------------

The most frightening thing about this quote is the fact that these are the people who are supposed to understand how bonds work.

It reminds me of a conversation with a relative where she was in the middle of ranting about unions and the irresponsible way the govt spent our money. I agreed that money was indeed spent unwisely but asked her why she thought so many voters kept voting for more bonds (~$54 BILLION since 2006 in California alone). She said that was different because taxpayers weren't paying for those...bondholders were. When I asked her who was going to be paying the principal and interest payments to those bondholders, her face went blank. Mind you, this is someone who is more knowledgeable about finances than most Americans.

How many other people don't realize that when the government spends money, it has to take in money in order to pay for it? At least "tax and spend" politicians understand that one requires the other, vs. the "spend, but don't tax" types who have been in charge for much of the past decade.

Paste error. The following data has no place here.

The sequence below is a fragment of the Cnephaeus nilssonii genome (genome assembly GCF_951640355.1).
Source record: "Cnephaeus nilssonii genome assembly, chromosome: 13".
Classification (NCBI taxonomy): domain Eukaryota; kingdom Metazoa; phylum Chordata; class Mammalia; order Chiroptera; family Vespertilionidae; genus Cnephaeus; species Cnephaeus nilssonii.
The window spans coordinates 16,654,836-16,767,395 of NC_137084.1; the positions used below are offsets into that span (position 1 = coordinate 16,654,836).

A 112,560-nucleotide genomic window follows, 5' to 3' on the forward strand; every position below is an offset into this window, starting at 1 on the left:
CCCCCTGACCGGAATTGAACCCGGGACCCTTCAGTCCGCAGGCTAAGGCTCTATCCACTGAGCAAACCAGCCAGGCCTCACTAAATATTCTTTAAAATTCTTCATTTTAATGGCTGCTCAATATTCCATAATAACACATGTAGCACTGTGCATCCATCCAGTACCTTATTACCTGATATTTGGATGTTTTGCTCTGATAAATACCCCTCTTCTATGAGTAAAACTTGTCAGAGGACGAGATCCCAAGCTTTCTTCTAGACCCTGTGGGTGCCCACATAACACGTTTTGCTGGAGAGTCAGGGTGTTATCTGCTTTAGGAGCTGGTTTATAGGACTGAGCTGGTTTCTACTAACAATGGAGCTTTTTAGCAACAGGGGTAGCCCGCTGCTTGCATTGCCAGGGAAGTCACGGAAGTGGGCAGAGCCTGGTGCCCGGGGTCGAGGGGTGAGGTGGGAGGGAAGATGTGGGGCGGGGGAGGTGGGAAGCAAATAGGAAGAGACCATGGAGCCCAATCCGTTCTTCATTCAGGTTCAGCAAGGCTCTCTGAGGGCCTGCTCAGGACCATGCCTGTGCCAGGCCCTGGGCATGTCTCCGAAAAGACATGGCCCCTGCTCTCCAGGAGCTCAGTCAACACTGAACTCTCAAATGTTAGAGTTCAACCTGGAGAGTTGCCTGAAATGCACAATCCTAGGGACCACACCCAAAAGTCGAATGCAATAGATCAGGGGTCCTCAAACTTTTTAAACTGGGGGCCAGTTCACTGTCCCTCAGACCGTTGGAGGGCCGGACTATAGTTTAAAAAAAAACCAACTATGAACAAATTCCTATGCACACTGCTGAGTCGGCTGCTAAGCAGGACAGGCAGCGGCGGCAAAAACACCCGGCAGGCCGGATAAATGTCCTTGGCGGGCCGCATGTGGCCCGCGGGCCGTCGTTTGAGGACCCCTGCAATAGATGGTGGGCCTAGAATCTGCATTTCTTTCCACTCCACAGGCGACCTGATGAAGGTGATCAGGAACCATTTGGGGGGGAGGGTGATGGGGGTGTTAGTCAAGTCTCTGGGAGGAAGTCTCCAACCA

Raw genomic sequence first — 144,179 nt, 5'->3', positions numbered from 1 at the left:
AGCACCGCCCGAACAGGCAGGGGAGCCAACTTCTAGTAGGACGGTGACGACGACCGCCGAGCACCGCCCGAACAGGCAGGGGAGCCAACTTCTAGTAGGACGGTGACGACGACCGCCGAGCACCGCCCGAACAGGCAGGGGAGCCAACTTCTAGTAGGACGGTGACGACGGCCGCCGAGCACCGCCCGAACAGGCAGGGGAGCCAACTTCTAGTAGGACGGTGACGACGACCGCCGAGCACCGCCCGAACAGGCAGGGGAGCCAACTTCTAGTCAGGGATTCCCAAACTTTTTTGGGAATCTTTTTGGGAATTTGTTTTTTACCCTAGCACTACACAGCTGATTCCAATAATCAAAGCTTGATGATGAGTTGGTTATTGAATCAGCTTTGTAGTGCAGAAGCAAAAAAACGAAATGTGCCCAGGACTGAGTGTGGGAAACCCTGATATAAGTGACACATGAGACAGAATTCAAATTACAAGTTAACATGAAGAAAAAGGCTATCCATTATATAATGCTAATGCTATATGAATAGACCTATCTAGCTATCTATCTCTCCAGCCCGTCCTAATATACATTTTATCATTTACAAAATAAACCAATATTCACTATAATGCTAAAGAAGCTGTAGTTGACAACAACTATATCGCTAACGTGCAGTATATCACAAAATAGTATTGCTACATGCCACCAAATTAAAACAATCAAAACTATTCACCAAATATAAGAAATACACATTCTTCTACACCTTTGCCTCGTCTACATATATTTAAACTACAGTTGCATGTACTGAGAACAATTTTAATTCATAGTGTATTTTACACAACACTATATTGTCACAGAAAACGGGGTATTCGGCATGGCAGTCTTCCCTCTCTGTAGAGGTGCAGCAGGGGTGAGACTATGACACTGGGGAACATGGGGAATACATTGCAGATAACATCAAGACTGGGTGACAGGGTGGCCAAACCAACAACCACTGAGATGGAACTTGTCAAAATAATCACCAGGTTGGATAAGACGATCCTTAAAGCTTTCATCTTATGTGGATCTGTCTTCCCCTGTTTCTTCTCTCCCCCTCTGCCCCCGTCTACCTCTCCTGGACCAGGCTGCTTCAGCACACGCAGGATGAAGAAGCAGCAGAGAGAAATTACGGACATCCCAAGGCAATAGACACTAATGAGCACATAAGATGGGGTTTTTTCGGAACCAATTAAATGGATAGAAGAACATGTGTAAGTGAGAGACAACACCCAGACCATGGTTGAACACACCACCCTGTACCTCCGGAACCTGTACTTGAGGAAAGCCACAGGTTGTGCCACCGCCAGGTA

Submitted by bearishgurl on August 7, 2012 - 2:13pm.

The infamous "Eugene Brucker Education Center," with its nearly four square blocks of the local landmark SDUSD HQ and its hodgepodge of trailers and modular add-ons, houses the administration, transportation, counseling, legal and maintenance staff for SDUSD, a district over four times the size of PUSD.

Built in the early '50's, its roof and some of its windows are now sagging.

4100 Normal St SD4100 Normal St SD

But hey ... it's good enough for SDUSD and the property owners who live within it will not be gouged unmercifully by a catastrophically stupid business blunder made by the district and their hired "lobbyists."

Submitted by carli on August 7, 2012 - 2:55pm.

Hey, BG, if you're implying that SDUSD is too savvy to ever be duped by one of these bond debacles, think again - http://www.voiceofsandiego.org/education...

Also, here's a very interesting piece that gave national exposure to the Poway story via CNBC - http://video.cnbc.com/gallery/?video=300...